The U.S. retail industry is in better shape than it has been for at least the last eight months, industry leaders say.
The Retail Sector Performance Index, which compiles industry executives’ evaluations of sales and customer traffic, inched closer to “normal” in April than any month since September when the index was introduced.
April’s measurement topped off at 47.7 percent, up from 42 percent in March. A 50 percent score is considered “normal,” according to the National Retail Federation and the Bank of Tokyo-Mitsubishi, which co-developed the index.
The demand outlook — the industry leaders prediction for the next six months — is 50 in April, up from 43.8 percent in March.
“Fifty percent in this case is great,” said Ellen Tolley, spokeswoman for the National Retail Federation. “What that tells us is retailers think there will be a steady return to stores and increased spending.”
The winding down of the war in Iraq helped, Tolley said.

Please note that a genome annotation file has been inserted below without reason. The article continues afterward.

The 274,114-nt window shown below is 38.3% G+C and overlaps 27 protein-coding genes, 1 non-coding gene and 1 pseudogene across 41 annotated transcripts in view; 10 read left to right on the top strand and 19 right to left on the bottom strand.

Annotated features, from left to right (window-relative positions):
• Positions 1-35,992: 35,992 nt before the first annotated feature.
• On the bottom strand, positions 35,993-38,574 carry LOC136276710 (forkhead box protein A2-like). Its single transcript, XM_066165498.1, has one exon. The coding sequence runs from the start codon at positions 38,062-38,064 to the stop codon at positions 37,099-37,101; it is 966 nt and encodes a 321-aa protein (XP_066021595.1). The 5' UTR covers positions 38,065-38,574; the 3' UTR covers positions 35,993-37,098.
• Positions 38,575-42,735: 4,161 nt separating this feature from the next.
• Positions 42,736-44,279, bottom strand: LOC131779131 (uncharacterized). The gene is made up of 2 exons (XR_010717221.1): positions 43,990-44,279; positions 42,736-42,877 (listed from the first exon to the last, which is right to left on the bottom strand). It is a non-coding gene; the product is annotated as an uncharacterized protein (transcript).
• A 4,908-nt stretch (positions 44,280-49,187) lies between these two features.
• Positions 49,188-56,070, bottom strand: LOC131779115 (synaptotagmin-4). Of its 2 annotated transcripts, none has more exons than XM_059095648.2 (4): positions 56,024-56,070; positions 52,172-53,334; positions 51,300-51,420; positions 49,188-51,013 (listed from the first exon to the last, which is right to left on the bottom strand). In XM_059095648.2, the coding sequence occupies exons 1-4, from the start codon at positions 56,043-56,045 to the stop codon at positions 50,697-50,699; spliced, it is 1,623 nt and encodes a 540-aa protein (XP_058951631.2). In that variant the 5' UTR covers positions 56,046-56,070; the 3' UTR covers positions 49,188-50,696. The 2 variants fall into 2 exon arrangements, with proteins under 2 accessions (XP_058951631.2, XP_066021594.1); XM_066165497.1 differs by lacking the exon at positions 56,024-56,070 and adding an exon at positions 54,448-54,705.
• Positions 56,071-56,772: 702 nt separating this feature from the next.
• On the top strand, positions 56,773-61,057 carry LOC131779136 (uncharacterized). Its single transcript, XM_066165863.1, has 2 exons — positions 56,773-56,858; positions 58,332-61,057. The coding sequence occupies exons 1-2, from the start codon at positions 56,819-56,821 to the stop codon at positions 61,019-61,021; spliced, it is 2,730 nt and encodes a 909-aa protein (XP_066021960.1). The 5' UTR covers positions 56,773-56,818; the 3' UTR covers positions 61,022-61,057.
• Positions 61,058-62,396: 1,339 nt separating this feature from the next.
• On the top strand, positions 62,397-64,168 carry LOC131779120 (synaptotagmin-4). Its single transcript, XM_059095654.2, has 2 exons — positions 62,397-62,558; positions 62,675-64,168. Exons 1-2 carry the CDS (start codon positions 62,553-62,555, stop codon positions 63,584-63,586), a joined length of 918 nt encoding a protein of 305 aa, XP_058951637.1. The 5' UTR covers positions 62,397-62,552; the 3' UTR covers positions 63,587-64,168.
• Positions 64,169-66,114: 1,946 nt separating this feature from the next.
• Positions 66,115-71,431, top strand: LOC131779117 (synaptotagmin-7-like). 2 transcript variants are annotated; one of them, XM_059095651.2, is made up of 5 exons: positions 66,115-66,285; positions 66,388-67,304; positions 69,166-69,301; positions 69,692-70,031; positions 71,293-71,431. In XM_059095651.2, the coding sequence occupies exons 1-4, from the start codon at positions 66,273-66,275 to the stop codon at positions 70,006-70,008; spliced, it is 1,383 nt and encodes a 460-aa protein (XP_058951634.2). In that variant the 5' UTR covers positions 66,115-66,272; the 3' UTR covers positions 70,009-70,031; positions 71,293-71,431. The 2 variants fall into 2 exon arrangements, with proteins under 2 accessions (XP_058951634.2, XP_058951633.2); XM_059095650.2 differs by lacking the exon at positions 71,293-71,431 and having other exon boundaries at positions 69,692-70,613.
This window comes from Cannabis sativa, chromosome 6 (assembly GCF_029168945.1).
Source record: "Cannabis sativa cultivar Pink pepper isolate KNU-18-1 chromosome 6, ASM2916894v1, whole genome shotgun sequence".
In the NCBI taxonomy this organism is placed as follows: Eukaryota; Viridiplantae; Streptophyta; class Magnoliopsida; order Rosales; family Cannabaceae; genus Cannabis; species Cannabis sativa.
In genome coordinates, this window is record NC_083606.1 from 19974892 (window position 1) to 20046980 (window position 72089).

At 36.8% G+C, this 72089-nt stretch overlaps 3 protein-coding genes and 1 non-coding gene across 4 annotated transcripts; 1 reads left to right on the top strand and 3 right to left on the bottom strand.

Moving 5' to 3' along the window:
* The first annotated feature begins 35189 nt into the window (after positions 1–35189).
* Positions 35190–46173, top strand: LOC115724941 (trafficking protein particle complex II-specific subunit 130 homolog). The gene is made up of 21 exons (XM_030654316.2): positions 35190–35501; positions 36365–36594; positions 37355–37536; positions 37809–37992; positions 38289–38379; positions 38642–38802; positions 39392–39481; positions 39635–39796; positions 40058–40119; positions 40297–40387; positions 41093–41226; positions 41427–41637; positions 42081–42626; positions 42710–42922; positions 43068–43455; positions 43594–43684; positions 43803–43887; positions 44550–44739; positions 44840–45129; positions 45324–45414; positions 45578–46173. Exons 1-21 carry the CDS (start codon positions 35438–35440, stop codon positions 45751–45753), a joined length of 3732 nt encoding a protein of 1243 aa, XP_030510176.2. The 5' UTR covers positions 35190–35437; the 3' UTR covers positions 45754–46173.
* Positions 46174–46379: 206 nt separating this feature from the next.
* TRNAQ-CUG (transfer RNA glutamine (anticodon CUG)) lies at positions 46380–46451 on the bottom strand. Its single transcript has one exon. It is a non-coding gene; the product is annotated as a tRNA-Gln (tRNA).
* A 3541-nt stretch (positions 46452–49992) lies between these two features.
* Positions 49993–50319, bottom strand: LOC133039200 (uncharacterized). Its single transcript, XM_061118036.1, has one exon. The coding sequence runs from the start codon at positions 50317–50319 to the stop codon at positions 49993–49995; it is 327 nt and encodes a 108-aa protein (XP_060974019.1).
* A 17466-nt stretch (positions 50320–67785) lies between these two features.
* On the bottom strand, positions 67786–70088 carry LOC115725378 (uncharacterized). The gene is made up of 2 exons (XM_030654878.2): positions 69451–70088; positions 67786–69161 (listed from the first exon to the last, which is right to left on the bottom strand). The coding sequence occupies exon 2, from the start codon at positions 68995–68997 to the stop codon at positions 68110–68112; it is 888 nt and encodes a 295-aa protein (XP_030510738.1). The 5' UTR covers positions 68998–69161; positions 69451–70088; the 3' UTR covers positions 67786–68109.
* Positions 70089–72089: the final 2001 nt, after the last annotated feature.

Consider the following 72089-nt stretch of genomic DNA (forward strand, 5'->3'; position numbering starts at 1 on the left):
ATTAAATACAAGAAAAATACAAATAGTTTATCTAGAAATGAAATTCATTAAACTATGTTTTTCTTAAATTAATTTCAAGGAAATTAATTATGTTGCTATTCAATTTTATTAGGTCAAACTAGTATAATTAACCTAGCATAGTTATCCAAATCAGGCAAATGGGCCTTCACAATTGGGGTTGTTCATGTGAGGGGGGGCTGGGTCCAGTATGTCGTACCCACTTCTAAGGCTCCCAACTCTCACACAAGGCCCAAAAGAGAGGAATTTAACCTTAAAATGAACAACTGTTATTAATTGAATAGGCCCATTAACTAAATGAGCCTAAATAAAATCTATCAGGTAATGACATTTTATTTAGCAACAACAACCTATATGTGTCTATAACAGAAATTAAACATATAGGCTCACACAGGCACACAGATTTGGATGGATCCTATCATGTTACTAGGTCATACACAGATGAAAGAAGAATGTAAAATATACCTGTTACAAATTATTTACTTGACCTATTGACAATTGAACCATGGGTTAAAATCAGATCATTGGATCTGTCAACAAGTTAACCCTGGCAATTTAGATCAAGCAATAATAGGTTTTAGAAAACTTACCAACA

“Once the war is out of the way, it makes room for the economy to improve,” Tolley said. “But war was only one piece of the puzzle.”
The economy is still sagging, so don’t expect giant spending splurges, she said.
Upcoming holidays, Mother’s Day and Father’s Day, will help get shoppers into malls, she said. Mother’s Day is the second biggest gift-giving holiday for retailers and should be a boon for specialty retailers, she said.
It’s too soon for national retail sales figures for April to be released, but customer traffic at Arizona Mills mall in Tempe definitely improved in April, said Denise Hart, marketing director.
“The beginning of the year was great, but then March came, and the war came, and higher gas prices hit us,” Hart said. “But April is picking up. We can tell from the mall traffic and from what our retailers are telling us.”
Hart agreed that boosts in business likely will happen gradually.
“The economy is still not in that great shape,” she said. “People are still watching spending, especially on big-ticket items like jewelry.”